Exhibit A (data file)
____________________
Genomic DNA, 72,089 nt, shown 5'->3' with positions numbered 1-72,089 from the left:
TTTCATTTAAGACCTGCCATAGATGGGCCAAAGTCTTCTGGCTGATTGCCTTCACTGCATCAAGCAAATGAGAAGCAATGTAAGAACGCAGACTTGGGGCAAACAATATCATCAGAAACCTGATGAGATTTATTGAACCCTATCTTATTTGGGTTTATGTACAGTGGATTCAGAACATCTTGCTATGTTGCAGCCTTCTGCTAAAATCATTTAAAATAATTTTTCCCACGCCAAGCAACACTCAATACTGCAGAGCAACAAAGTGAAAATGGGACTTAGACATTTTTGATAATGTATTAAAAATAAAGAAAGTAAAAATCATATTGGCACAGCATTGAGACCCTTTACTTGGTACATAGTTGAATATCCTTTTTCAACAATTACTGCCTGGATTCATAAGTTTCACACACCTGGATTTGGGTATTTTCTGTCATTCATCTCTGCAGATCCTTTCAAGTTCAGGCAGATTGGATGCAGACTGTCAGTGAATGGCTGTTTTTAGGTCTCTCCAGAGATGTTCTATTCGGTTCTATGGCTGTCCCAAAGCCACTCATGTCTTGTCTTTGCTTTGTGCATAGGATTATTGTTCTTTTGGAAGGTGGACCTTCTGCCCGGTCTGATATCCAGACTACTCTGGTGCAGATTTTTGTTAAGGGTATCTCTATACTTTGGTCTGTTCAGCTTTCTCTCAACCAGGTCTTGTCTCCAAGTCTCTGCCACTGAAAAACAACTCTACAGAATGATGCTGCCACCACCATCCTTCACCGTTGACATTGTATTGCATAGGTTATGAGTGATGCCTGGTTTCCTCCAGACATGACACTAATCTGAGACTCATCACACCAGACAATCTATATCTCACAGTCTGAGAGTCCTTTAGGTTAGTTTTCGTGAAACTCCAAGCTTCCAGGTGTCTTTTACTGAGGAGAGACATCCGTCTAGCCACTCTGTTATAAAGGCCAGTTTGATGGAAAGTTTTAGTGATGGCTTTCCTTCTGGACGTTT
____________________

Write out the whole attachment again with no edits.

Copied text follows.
Genomic DNA, 72,089 nt, shown 5'->3' with positions numbered 1-72,089 from the left:
TTTCATTTAAGACCTGCCATAGATGGGCCAAAGTCTTCTGGCTGATTGCCTTCACTGCATCAAGCAAATGAGAAGCAATGTAAGAACGCAGACTTGGGGCAAACAATATCATCAGAAACCTGATGAGATTTATTGAACCCTATCTTATTTGGGTTTATGTACAGTGGATTCAGAACATCTTGCTATGTTGCAGCCTTCTGCTAAAATCATTTAAAATAATTTTTCCCACGCCAAGCAACACTCAATACTGCAGAGCAACAAAGTGAAAATGGGACTTAGACATTTTTGATAATGTATTAAAAATAAAGAAAGTAAAAATCATATTGGCACAGCATTGAGACCCTTTACTTGGTACATAGTTGAATATCCTTTTTCAACAATTACTGCCTGGATTCATAAGTTTCACACACCTGGATTTGGGTATTTTCTGTCATTCATCTCTGCAGATCCTTTCAAGTTCAGGCAGATTGGATGCAGACTGTCAGTGAATGGCTGTTTTTAGGTCTCTCCAGAGATGTTCTATTCGGTTCTATGGCTGTCCCAAAGCCACTCATGTCTTGTCTTTGCTTTGTGCATAGGATTATTGTTCTTTTGGAAGGTGGACCTTCTGCCCGGTCTGATATCCAGACTACTCTGGTGCAGATTTTTGTTAAGGGTATCTCTATACTTTGGTCTGTTCAGCTTTCTCTCAACCAGGTCTTGTCTCCAAGTCTCTGCCACTGAAAAACAACTCTACAGAATGATGCTGCCACCACCATCCTTCACCGTTGACATTGTATTGCATAGGTTATGAGTGATGCCTGGTTTCCTCCAGACATGACACTAATCTGAGACTCATCACACCAGACAATCTATATCTCACAGTCTGAGAGTCCTTTAGGTTAGTTTTCGTGAAACTCCAAGCTTCCAGGTGTCTTTTACTGAGGAGAGACATCCGTCTAGCCACTCTGTTATAAAGGCCAGTTTGATGGAAAGTTTTAGTGATGGCTTTCCTTCTGGACGTTT